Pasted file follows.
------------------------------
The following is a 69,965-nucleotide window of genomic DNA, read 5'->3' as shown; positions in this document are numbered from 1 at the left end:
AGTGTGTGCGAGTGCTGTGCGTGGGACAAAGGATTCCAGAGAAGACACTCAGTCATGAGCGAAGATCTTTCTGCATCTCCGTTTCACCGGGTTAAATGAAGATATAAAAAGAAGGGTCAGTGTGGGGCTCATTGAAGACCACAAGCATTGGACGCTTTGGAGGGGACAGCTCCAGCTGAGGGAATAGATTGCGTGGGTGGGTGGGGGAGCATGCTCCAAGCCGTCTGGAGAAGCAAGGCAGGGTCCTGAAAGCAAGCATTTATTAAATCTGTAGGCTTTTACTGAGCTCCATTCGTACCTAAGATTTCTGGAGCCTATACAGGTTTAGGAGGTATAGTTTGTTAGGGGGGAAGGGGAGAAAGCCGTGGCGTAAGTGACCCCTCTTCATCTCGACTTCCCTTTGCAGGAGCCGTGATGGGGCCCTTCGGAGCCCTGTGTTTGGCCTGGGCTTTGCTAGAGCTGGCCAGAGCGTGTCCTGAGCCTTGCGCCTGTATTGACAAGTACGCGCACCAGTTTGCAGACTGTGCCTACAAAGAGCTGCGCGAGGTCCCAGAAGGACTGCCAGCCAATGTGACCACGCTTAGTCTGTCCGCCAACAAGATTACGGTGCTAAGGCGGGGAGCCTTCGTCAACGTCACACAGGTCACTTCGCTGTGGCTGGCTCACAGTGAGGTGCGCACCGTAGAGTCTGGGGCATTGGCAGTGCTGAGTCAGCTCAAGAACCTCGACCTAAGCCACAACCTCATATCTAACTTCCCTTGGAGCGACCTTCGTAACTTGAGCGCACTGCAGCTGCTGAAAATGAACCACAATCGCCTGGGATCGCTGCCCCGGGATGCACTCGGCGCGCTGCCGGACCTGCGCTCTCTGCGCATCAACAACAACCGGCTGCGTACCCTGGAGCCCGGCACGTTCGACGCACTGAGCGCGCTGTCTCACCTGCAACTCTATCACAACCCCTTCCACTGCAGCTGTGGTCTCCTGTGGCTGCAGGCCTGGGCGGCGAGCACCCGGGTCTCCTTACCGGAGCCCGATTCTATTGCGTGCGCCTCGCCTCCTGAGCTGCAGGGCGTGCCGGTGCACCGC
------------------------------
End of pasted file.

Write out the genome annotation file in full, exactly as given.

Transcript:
The following is a 69,965-nucleotide window of genomic DNA, read 5'->3' as shown; positions in this document are numbered from 1 at the left end:
AGTGTGTGCGAGTGCTGTGCGTGGGACAAAGGATTCCAGAGAAGACACTCAGTCATGAGCGAAGATCTTTCTGCATCTCCGTTTCACCGGGTTAAATGAAGATATAAAAAGAAGGGTCAGTGTGGGGCTCATTGAAGACCACAAGCATTGGACGCTTTGGAGGGGACAGCTCCAGCTGAGGGAATAGATTGCGTGGGTGGGTGGGGGAGCATGCTCCAAGCCGTCTGGAGAAGCAAGGCAGGGTCCTGAAAGCAAGCATTTATTAAATCTGTAGGCTTTTACTGAGCTCCATTCGTACCTAAGATTTCTGGAGCCTATACAGGTTTAGGAGGTATAGTTTGTTAGGGGGGAAGGGGAGAAAGCCGTGGCGTAAGTGACCCCTCTTCATCTCGACTTCCCTTTGCAGGAGCCGTGATGGGGCCCTTCGGAGCCCTGTGTTTGGCCTGGGCTTTGCTAGAGCTGGCCAGAGCGTGTCCTGAGCCTTGCGCCTGTATTGACAAGTACGCGCACCAGTTTGCAGACTGTGCCTACAAAGAGCTGCGCGAGGTCCCAGAAGGACTGCCAGCCAATGTGACCACGCTTAGTCTGTCCGCCAACAAGATTACGGTGCTAAGGCGGGGAGCCTTCGTCAACGTCACACAGGTCACTTCGCTGTGGCTGGCTCACAGTGAGGTGCGCACCGTAGAGTCTGGGGCATTGGCAGTGCTGAGTCAGCTCAAGAACCTCGACCTAAGCCACAACCTCATATCTAACTTCCCTTGGAGCGACCTTCGTAACTTGAGCGCACTGCAGCTGCTGAAAATGAACCACAATCGCCTGGGATCGCTGCCCCGGGATGCACTCGGCGCGCTGCCGGACCTGCGCTCTCTGCGCATCAACAACAACCGGCTGCGTACCCTGGAGCCCGGCACGTTCGACGCACTGAGCGCGCTGTCTCACCTGCAACTCTATCACAACCCCTTCCACTGCAGCTGTGGTCTCCTGTGGCTGCAGGCCTGGGCGGCGAGCACCCGGGTCTCCTTACCGGAGCCCGATTCTATTGCGTGCGCCTCGCCTCCTGAGCTGCAGGGCGTGCCGGTGCACCGC